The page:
December is a busy time in Costa Rica. The end of the scholastic year coincides with the commencement of the “summer”dry season and a host of festivities to celebrate Christmas and the New Year. The end results are steady lines of traffic marching to crowded beaches, more visitors to the country’s famed national parks, and a parade or two where drunken wannabe cowboys on prancing horses add local spice to the festive mayhem. It’s busy on the birding side of things as well. Migrant species are around, rarities are waiting to be found (such as, believe it or not, Lincoln’s Sparrow), and, most of all, we have Christmas Counts to attend to.
The counts act as our end of the year birding festivities and 2018 brings us more than ever. Most are also well organized and so many have made it onto this season’s calendar, it was impossible to not have more than one count take place on the same date. That’s why I didn’t participate in the Cartago count last weekend. I would have loved to have immersed myself in birding El Copal and other excellent sites but had already signed up for another bird count taking place the same day, that of Cangreja National Park.
This year’s official count shirt.
“Cangreja” means crab in Spanish and refers to the shape of the mid-sized peak at the center of the protected area. On account of its remote nature, this is one of the lesser known protected areas in Costa Rica but that doesn’t keep it from being an excellent area for birding. Part of the Carara-Macaw Byway corridor, Cangreja offers access to humid lowland and foothill rainforest and adjacent drier areas that offer up a fine blend of birds. I have only been there twice before, the following is some of what I was reminded of from this bird count:
Thanks to efforts made by the count organizer, park ranger Leonel Pereira Delgado, and the main ornithological association in Costa Rica, the AOCR, at least a few dozen people participated in the count including several local students who also took part in a birding course just before the count day. Serious kudos go to Leonel for having done an excellent job at promoting bird education in the rural community that lives adjacent to the park. To help with his efforts, please contact Leonel at his Facebook page.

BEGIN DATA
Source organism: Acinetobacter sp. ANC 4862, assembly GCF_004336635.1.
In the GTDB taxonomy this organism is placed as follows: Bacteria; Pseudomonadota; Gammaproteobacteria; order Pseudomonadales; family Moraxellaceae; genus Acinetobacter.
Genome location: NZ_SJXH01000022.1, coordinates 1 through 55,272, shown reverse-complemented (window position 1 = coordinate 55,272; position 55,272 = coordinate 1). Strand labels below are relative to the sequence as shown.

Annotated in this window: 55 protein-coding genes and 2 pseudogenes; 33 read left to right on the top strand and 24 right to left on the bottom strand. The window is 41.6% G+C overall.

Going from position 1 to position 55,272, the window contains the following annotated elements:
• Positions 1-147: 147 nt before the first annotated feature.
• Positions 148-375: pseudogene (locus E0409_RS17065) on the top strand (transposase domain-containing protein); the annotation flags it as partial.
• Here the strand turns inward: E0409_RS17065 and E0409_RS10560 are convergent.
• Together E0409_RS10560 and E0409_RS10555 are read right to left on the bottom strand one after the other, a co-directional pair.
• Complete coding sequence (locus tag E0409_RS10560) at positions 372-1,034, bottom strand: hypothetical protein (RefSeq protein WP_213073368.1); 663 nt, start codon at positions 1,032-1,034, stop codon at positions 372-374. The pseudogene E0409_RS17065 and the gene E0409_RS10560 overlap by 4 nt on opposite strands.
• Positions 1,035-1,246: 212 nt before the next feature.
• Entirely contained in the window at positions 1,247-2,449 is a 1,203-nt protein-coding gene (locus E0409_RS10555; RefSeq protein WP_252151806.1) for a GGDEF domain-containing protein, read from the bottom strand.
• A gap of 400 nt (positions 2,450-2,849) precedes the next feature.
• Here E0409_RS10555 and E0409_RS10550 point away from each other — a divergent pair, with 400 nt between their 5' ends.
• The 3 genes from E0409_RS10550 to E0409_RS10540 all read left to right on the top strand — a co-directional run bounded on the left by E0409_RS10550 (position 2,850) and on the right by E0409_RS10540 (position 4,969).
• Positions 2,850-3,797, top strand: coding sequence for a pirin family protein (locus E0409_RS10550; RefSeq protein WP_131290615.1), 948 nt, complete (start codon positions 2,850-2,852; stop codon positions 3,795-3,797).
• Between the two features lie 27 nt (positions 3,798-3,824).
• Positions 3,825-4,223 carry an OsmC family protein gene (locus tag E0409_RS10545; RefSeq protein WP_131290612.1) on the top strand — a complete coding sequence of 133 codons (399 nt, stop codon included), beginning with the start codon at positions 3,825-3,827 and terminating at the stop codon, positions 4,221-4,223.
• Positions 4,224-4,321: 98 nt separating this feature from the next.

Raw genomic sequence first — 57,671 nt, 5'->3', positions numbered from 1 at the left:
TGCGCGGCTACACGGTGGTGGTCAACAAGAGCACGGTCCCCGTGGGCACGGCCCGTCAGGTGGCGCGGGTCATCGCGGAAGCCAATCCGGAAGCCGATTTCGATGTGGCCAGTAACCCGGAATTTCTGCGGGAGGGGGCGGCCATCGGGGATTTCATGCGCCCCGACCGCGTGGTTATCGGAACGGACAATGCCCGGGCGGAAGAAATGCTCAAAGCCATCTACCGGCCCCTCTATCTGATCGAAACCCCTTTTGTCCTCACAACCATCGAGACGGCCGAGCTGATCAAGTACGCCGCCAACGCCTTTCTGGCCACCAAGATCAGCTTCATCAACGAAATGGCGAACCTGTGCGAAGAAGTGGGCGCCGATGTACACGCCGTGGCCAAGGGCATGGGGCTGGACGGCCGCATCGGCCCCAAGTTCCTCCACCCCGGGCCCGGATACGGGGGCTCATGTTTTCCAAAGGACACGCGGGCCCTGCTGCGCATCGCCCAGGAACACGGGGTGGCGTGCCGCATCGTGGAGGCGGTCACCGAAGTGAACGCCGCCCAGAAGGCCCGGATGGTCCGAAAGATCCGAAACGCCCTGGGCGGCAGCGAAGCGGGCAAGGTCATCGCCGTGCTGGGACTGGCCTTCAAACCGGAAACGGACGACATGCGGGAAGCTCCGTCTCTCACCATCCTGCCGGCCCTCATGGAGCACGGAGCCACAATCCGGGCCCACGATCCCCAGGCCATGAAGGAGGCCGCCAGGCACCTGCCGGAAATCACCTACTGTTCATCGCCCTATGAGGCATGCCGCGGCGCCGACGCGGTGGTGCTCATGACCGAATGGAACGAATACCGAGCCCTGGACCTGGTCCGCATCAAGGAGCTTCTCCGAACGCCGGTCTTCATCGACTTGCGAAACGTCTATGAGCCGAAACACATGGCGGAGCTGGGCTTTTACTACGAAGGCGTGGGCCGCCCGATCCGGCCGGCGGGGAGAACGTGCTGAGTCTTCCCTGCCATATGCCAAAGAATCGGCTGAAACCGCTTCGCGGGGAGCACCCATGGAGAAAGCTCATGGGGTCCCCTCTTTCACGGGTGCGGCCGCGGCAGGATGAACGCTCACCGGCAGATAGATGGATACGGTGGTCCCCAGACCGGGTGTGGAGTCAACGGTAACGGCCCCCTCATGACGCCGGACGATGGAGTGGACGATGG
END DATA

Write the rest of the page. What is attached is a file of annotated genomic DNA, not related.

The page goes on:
Access is much easier by day
Cangreja sees rather few visitors for a good reason, it lies well off the beaten track. There are two main ways to get there and both require serious detours. One involves a windy, leisurely ride through mountains south of San Jose, the road eventually becoming gravel with occasional pot holes as it descends to Mastatal, the main village next to the park. The other is another gravel road that connects Mastatal to the main coastal highway near Parrita. Both are bumpy rides but not too bad, they just aren’t on the route to anywhere else. However, the main problem comes with taking the road at night when the upper route can be blanketed in think fog. Factor in minimal lighting and few road markers, and the drive becomes a real nightmare of a trip. Another reason for doing the trip during the day is the good birding en route.
A view like this guarantees good tropical birding.
It’s a good site for raptors
Thanks to roads that pass through forested ridges, it’s easier to see raptors a Cangreja than some other sites. We had several Short-tailed Hawks, quite a few wintering Broad-wingeds, a few Double-toothed Kites, one Gray-headed Kite, and excellent looks at a pair of Black Hawk-Eagles that called from the high blue sky. Other teams saw White Hawk, Laughing Falcon, Collared and Barred Forest-Falcons, Cooper’s Hawk, King Vulture, caracaras, Gray Hawk, and maybe a few more species of birds with sharp talons.
Black Hawk Eagle from Cangreja.
It’s also a great area for euphonias
Euphonias are Neotropical goldfinches that eat small berries. There’s usually one or more common euphonia species at any given site in Costa Rica but they seemed to be especially diverse at Cangreja. We saw five species, all of which at one point came to the same fruiting tree! These included common species like Yellow-crowned and Yellow-throated Euphonias along with the regional endemic Spot-crowned Euphonia, and less common species like Thick-billed and White-vented Euphonias.
The White-vented Euphonia is more forest based than other euphonia species in Costa Rica.
Sunbittern occurs along the streams
I was aware of this but it was still nice to see one of these very odd and ancient birds fly just over the road to hide itself in a shaded creek. Overall, Costa Rica is a pretty good place for seeing the Sunbittern; not so surprising given the abundance of clean, rushing rivers and streams.
This was the first of several counts taking place in Costa Rica. Some are official Audubon Christmas Counts, others are not associated with Audubon but still follow very similar rubrics. I hope to help out in a few more.